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  • If you're like most people, you're probably concerned that

  • you're not pronouncing words correctly in English.

  • After all, when we're speaking another language, it can be hard to know if the sounds that

  • we hear inside our heads are actually coming out correctly.

  • In my case, worrying about my accent kept me from speaking confidently for many years.

  • That's why I emphasize helping you speak more clearly so that you're more easily understood

  • by native English speakers.

  • I want you to feel more confident than I did when speaking Spanish.

  • In this video, I'm going to share three reasons you may be mispronouncing words in English.

  • My goal is to help point out these particular mistakes so that you can start focusing attention

  • on them, work on them, improve them so that you can feel a little more confident that

  • you're communicating as clearly as possible.

  • So let's talk about the three reasons you may be mispronouncing words in English.

  • Number one, you're making each and every syllable the same length.

  • This is a super common problem for non-native English speakers.

  • English is what we call a stress-timed language.

  • In a stress-timed language, the rhythm is measured by the beats in between stressed

  • syllables, and I'll talk about that in just a moment.

  • Other languages are syllable-timed languages.

  • This means that the beats are counted by each syllable being more or less the same length.

  • Take a moment and consider this question.

  • Is your language a syllable-timed language or a stress-timed language?

  • Chances are you speak a syllable-timed language.

  • So that means when you're speaking English, you're making each syllable the same length.

  • This means that you're probably mispronouncing the word.

  • In English, words include stressed syllables, unstressed syllables, and reduced syllables.

  • Each word has a syllable that receives the most stress.

  • This is when one syllable is longer, louder and higher in pitch.

  • I'm sure you can understand why, if you're making each syllable exactly the same length,

  • you're not pronouncing words in English correctly.

  • When we have a stressed syllable, the vowel sound is going to be incredibly clear and

  • easy to understand.

  • Like I said, it's longer, louder and higher in pitch.

  • Longer words may also include unstressed syllables.

  • This is where these syllables are a little bit shorter,

  • but the vowel sound is still clear.

  • You'll also hear reduced syllables.

  • This is when we make the vowel sounds sound like the schwa, which is the "uh" sound in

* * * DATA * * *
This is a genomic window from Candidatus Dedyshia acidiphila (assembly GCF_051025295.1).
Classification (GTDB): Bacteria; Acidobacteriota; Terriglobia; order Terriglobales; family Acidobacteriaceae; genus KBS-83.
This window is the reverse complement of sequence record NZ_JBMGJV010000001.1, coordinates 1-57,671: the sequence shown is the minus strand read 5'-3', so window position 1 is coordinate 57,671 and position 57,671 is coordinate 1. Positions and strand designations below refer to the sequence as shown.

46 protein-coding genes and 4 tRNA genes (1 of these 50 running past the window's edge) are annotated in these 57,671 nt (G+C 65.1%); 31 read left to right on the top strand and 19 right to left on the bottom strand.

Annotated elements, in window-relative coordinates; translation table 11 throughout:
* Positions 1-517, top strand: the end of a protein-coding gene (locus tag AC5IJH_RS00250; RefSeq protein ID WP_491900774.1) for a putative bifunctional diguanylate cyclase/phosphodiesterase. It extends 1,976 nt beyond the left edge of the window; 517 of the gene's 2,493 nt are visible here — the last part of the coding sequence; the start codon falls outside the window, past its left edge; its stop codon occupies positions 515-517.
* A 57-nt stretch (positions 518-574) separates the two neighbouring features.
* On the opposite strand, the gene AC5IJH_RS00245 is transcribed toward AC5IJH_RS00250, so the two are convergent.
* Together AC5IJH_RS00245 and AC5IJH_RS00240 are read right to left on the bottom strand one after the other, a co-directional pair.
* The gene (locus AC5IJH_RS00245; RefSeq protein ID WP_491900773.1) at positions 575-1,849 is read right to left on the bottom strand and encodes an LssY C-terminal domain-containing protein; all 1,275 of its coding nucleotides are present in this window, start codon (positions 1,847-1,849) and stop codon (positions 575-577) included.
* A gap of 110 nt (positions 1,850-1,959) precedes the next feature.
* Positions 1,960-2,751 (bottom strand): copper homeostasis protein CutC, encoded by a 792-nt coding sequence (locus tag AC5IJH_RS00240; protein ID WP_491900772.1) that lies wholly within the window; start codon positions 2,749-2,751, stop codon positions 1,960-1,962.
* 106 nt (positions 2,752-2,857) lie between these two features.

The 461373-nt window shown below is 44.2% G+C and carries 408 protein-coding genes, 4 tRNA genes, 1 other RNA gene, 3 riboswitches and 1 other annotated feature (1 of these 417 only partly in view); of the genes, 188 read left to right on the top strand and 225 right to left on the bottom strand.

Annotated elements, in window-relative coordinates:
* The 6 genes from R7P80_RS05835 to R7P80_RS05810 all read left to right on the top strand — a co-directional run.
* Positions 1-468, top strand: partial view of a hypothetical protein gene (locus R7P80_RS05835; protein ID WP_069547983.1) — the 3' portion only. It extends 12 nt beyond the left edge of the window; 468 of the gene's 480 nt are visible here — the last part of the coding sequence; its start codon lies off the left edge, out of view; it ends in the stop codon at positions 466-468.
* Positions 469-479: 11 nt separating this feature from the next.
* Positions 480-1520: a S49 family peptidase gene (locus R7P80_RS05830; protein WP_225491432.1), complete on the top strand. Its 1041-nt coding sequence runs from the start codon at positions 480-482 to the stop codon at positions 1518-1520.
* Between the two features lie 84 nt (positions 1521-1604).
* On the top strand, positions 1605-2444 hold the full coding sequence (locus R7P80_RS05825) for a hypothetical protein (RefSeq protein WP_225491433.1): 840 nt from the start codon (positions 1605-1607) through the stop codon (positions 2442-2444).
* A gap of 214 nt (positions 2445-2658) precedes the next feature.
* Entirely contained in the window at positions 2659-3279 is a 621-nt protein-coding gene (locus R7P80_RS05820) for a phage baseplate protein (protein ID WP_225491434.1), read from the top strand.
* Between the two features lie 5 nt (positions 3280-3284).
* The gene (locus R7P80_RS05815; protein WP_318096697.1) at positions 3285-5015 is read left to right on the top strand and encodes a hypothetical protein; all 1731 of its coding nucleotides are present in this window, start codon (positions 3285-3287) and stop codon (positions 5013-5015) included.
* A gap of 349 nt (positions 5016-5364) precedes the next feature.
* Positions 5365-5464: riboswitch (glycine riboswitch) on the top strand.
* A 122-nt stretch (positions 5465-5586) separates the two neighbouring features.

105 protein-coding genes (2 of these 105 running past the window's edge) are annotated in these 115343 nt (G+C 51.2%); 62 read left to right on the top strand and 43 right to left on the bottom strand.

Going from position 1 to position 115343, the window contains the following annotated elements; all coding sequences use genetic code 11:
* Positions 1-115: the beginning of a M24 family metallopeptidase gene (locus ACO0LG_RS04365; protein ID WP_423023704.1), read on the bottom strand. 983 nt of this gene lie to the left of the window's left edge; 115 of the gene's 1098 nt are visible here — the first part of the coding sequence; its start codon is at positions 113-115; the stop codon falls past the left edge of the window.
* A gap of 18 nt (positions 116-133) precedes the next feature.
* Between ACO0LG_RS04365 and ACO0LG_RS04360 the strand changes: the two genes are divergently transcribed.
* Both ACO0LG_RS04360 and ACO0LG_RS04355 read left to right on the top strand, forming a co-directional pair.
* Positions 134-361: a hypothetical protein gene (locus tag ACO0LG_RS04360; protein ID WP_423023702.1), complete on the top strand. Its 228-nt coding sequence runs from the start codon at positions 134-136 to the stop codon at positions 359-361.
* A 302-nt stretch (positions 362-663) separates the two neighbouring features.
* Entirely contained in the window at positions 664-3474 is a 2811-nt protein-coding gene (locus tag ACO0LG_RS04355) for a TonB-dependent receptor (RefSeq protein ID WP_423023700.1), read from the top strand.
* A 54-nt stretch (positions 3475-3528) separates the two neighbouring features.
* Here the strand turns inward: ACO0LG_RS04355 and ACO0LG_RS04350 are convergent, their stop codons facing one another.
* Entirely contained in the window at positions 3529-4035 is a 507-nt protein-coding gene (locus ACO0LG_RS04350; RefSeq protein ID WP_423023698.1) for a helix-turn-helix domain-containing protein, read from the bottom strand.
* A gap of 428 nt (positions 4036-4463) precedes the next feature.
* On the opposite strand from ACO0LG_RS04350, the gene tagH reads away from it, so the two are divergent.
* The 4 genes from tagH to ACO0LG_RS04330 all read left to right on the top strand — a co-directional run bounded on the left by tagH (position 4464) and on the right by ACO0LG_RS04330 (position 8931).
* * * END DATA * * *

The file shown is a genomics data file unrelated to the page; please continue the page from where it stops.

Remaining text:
• "about," or it sounds like "i."

  • We're not going to go into too much depth on word stress here in this video, but if

  • you want more guidance, please be sure to check out my free email course, Sound More

  • Natural in Just Five Days at soundmorenatural.com.

  • To pronounce words more accurately, you need to pay attention to the stressed syllable.

  • One syllable will be longer, louder and higher in pitch.

  • Let me just tell you that one of the reasons I have an accent when I speak Spanish is that

  • I'm still stressing syllables like I would in English.

  • Spanish tends to have more even syllables.

  • And in order to reduce my accent, I'm going to have to reduce the stress that I use naturally

  • as a native English speaker.

  • It doesn't sound natural in Spanish!

  • So now that you're aware of the importance of making sure one syllable is longer, louder

  • and higher in pitch, let's talk about reason number two.

  • The second reason you may be mispronouncing words in English is that you're stressing

  • the wrong syllable.

  • Since you've probably been listening to English for years, whether you're listening to music,

  • watching TV or movies, or even interacting with native English speakers, your ear has

  • started to adjust to stress.

  • You know it exists.

  • But if you're mispronouncing a word, it may not actually be your articulation of sounds,

  • the particular sounds.

  • You may actually be putting stress on the wrong syllable.

  • A common example I hear is the word "hotel."

  • Many non-native speakers stress HO-tel, they put stress on the first syllable.

  • This may be interference from their native language

  • or how it's pronounced in their native language.

  • But in American English we pronounce the word "hotel" with stress on the second syllable.

  • You'll notice that "tel" is longer, louder and higher in pitch: ho-TEL.

  • A longer example is the word "experience."

  • Some people stress the first syllable EXperience, but it's exPERience.

  • You want to make sure that syllable - exPERience - is longer, louder and higher in pitch.

  • If you shift around the stress, the word is going to sound off even if you pronounce every